Our concept is the vast majority of people who will live and work in Eko Atlantic. They will be from middle to advanced class level and around the world, people are looking to buy easier-to-maintain apartments and we have in the Eko Village development a complete range of small to medium apartments which will be affordable. Because a city is complete with all cadre of people, there is provision for all levels of income earners to be accommodated based on your financial income level. There are plans to develop schools and colleges as well as hospitals in this project, we are in the development stage and so these groups we are constant dialogue with them as they want to develop an international standard hospital so that they do not need to go overseas to have their medical treatment.
Impact of this project on GDP growth
We have created jobs for 300,000 to 350,000 individuals and that alone has impacted positively on the growth of the Nigerian economy as well as the state. We are creating an area, a financial district where we will recreate 5th avenue in New York here in Lagos. Eko Atlantic can be that financial hub for the continent of Africa and there is bound to be communication links from that hub to the rest of the world. So there are substantial amount of people who have indicated interest in participating in the development of this financial district.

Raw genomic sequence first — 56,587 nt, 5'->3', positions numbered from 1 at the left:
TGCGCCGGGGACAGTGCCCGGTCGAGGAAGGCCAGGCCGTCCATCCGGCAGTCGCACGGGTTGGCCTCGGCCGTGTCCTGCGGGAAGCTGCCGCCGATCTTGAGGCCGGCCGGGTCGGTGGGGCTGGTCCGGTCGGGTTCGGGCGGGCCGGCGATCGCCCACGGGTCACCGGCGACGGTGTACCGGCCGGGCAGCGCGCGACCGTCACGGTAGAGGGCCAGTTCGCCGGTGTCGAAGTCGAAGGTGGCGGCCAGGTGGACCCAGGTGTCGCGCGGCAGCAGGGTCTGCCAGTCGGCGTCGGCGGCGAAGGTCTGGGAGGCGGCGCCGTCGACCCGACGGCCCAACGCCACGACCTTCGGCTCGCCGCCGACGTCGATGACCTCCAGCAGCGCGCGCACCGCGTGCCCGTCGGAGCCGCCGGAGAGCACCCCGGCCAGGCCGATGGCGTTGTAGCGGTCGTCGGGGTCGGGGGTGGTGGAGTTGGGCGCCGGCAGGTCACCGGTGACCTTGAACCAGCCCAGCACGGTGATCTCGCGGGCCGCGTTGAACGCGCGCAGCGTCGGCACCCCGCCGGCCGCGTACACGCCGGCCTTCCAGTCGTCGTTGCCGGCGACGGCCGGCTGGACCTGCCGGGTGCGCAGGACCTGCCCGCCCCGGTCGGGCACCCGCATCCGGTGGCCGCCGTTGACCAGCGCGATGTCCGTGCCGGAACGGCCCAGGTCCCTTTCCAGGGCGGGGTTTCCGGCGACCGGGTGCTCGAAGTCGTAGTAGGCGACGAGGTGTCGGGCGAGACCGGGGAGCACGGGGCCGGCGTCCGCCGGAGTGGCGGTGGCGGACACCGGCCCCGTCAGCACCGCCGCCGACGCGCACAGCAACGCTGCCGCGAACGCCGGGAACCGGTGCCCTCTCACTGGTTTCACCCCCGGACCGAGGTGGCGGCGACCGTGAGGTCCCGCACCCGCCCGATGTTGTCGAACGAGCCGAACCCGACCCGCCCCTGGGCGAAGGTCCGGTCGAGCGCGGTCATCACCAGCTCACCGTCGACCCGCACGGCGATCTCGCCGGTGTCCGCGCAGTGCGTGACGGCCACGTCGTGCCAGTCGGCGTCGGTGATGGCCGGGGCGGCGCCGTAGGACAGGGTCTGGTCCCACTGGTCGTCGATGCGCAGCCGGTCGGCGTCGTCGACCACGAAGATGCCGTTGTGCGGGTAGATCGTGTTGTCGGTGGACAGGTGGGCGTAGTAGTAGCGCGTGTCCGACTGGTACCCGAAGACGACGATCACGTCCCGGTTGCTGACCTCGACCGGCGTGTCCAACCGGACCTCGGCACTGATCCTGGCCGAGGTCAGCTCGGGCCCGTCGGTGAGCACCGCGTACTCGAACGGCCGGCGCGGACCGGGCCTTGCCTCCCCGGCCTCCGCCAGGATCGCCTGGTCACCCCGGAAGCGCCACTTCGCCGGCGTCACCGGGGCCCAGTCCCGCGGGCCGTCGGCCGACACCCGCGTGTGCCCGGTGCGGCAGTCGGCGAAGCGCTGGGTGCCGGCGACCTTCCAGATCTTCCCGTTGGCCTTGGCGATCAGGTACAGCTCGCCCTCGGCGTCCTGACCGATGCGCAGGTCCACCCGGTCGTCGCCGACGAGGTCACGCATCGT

Real Estate in Nigeria
I think from my experience, we see a high number of quality development. If you drive around Lagos Island, Ikoyi, Victoria Island, you will see some very interesting buildings built to a high standard. There are buildings where one can say he or she has grade standard but all the development in Eko Atlantic will be of international or high standard. We have people discussing with us on the possibility of building a 5-star hotel, so that is our motto, we are designing and building a city of international standard worthy of the 21st century.